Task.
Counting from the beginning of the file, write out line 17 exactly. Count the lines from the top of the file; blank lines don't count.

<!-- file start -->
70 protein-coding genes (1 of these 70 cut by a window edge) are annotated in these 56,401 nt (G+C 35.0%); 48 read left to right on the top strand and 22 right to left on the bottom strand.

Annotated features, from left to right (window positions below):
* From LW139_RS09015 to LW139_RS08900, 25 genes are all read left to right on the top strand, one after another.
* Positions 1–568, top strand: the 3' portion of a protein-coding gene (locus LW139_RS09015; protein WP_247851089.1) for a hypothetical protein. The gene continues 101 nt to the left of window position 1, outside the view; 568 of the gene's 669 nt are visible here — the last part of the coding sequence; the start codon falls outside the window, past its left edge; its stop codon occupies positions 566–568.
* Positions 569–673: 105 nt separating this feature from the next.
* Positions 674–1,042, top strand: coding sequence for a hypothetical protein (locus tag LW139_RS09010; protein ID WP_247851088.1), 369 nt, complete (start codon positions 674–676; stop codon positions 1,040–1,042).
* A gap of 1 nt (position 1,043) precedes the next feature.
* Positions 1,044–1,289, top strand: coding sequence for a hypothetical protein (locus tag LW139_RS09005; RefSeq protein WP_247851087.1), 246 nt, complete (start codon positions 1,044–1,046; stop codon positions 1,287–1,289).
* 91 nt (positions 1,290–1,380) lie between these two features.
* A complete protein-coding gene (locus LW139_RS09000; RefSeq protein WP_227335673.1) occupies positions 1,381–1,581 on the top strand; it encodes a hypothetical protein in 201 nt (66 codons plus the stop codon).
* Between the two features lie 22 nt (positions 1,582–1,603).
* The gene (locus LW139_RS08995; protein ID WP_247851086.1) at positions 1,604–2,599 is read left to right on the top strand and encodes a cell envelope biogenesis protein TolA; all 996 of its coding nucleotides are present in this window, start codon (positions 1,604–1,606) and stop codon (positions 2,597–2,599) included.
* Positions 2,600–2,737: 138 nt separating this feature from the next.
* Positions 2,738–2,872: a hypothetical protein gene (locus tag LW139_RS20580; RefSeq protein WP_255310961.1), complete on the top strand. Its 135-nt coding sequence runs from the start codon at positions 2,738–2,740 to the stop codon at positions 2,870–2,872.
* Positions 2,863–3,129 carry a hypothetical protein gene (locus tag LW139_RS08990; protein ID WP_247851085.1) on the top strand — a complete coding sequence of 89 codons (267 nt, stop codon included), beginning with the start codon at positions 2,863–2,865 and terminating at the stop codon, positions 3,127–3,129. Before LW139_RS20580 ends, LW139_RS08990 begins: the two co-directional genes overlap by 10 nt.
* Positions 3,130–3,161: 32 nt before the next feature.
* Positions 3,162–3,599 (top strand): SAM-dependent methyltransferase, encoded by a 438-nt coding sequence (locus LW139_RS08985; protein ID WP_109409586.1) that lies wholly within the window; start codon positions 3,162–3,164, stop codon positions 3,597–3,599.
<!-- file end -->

* Positions 3,162–3,599 (top strand): SAM-dependent methyltransferase, encoded by a 438-nt coding sequence (locus LW139_RS08985; protein ID WP_109409586.1) that lies wholly within the window; start codon positions 3,162–3,164, stop codon positions 3,597–3,599.